Does acceptance of alternative fee structures vary by type of matter?

Alternative fee arrangements were the focus of the September 17, 2004 Web conference by Foley & Lardner. The conference summary reproduces a chart, without source, that gives by types of matters rates of taking up alternative fees. The least likely candidates included bankruptcy, benefits, regulatory, securities, other, and environmental. Slightly above them in acquiescence to alternative billing were capital markets, international, real estate, and general corporate. The five most amenable matter types were IP, contracts, acquisition, litigation and labor & employment.

When the in-house counsel attendees of the webinar responded to the same question, litigation and IP significantly led all other matter types, followed by regulatory and labor & employment.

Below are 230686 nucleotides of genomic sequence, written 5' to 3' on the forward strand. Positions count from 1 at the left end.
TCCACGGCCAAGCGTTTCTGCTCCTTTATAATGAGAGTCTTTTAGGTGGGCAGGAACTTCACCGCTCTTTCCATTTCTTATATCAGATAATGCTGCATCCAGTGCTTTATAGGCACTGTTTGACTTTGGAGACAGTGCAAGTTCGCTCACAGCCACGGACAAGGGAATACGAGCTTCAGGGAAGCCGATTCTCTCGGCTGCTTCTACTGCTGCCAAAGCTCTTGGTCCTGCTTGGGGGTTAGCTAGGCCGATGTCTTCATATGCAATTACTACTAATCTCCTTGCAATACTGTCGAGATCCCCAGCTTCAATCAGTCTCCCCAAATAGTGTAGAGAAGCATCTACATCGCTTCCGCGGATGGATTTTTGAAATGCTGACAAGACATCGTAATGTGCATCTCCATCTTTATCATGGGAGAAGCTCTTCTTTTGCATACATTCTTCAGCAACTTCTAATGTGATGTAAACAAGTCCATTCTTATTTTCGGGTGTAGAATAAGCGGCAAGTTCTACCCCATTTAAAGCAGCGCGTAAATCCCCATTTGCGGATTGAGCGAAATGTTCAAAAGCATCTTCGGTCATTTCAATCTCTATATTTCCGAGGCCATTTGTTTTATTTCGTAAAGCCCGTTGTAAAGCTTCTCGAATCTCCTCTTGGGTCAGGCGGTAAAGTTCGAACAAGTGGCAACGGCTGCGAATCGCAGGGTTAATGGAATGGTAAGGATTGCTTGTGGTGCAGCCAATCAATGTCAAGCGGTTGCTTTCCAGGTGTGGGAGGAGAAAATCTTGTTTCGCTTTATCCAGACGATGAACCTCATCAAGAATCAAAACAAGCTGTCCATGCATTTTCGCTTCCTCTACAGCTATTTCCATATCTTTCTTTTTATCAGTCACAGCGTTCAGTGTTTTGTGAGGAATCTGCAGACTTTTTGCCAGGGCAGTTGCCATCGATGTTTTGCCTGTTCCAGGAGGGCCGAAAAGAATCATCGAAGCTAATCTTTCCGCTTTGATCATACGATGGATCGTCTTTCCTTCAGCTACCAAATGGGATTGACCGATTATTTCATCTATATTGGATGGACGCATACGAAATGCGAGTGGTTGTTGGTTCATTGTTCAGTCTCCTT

The summary of the conference does not elaborate on why people identified some matter types as more accepting than others of alternative fees. In my experience, since the variety of “alternative fees” cuts such a wide swath, I’m not sure if the metrics — which also came from an unknown population by size and characteristics — have much value (See my post of May 24, 2006 on unit billing.).

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